Determinants of Managerial Values on Corporate Social Responsibility: Evidence from China
This paper empirically investigates how Chinese executives and managers perceive and interpret corporate social responsibility (CSR), to what extent firms’ productive characteristics influence managers’ attitudes towards their CSR rating, and whether their values in favour of CSR are positively correlated to firms’ economic performance. Although a large proportion of respondents express a favourable view of CSR and a willingness to participate in socially responsible activities, we find that the true nature of their assertion is linked to entrepreneurs’ instincts of gaining economic benefits. It is the poorly-performing firms, or rather, firms with vulnerable indicators – smaller in size, State-owned, producing traditional goods and located in poorer regions that are more likely to have managers who opt for a higher CSR rating. Managers’ personal characteristics per se are not significant in determining their CSR choice. Moreover, controlling for other observed variables, we find that managers’ CSR orientation is positively correlated with their firms’ performance. The better-off a firm is, the more likely its manager is to get involve in CSR activities. Firms with better economic performance before their restructuring would sustain higher post-restructuring performance.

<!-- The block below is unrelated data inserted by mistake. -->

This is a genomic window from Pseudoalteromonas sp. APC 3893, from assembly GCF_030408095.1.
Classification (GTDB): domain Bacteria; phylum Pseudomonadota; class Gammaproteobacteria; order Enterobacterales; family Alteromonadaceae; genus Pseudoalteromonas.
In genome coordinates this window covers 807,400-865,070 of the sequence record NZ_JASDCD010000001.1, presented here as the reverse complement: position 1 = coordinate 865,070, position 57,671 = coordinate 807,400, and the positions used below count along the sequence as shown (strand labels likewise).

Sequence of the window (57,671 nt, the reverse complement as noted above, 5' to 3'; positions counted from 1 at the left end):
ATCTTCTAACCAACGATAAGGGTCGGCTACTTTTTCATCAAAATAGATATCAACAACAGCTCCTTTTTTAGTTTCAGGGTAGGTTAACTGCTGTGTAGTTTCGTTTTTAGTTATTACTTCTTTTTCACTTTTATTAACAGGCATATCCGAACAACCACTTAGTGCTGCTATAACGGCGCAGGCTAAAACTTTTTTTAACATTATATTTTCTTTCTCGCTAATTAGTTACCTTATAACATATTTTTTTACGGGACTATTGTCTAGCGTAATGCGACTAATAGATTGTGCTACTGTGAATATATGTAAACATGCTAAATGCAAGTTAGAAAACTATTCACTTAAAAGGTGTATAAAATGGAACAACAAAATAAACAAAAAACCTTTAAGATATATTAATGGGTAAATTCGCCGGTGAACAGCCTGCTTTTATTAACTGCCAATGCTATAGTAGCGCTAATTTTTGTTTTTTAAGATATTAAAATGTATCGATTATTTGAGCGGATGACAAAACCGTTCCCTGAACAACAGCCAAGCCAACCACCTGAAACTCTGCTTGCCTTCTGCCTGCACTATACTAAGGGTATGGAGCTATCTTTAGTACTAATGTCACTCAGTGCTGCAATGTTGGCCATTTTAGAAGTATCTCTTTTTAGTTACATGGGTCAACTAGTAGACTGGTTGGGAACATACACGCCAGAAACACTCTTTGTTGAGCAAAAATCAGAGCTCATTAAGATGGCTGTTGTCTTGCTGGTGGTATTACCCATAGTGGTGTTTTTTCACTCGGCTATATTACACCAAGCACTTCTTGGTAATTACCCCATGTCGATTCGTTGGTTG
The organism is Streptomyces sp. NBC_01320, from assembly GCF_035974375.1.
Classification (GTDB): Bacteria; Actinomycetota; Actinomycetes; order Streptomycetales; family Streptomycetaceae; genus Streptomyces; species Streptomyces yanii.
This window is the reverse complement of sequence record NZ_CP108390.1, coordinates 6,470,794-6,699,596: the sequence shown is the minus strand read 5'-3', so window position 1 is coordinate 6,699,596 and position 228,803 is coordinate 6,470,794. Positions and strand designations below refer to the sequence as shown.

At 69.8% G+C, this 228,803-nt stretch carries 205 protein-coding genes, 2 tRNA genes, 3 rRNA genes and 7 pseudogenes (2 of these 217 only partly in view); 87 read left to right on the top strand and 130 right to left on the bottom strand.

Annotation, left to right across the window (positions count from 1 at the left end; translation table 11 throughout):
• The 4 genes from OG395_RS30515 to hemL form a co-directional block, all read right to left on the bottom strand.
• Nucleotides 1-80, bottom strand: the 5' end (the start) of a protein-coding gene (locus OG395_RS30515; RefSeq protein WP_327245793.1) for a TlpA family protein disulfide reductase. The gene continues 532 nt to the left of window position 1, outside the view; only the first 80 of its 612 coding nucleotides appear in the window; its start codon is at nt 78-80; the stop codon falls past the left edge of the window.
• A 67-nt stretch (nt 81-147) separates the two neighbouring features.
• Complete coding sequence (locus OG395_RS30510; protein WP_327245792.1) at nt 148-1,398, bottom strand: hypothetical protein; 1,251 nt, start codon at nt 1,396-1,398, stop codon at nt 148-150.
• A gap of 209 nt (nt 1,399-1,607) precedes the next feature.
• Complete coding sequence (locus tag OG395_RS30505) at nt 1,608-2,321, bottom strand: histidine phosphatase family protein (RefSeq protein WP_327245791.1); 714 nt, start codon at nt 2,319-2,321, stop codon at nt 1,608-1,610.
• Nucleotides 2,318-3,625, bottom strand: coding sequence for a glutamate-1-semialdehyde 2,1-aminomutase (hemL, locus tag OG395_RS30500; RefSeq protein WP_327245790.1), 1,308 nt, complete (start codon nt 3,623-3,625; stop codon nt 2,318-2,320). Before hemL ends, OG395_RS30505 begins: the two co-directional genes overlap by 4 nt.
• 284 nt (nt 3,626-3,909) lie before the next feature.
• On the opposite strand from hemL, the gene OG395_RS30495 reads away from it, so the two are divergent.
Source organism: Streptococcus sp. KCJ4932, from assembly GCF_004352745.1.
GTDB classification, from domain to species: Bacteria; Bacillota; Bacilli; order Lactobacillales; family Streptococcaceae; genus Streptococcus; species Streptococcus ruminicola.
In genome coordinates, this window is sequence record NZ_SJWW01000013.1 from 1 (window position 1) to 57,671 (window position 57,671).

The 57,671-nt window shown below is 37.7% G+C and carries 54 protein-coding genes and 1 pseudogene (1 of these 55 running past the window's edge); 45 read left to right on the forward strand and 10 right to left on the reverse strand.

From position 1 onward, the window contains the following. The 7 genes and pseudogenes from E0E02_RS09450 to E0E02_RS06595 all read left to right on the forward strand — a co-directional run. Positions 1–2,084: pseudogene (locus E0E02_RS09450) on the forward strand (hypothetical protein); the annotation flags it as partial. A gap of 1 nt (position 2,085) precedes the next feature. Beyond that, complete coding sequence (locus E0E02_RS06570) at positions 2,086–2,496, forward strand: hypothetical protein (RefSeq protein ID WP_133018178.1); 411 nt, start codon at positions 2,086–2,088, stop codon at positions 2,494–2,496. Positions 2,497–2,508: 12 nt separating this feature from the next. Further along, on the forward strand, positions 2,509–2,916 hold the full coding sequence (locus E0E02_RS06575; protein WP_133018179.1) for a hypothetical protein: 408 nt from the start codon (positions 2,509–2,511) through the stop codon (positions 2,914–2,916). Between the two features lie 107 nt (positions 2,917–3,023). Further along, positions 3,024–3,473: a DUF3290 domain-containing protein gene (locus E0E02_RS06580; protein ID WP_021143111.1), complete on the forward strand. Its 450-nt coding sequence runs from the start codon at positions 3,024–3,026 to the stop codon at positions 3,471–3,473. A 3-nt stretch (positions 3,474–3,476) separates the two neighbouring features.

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- Teoh, Hai-Yap & Thong, Gregory, 1984. "Another look at corporate social responsibility and reporting: An empirical study in a developing country," Accounting, Organizations and Society, Elsevier, vol. 9(2), pages 189-206, June.
- Knight, John & Song, Lina, 1999. "The Rural-Urban Divide: Economic Disparities and Interactions in China," OUP Catalogue, Oxford University Press, number 9780198293309.
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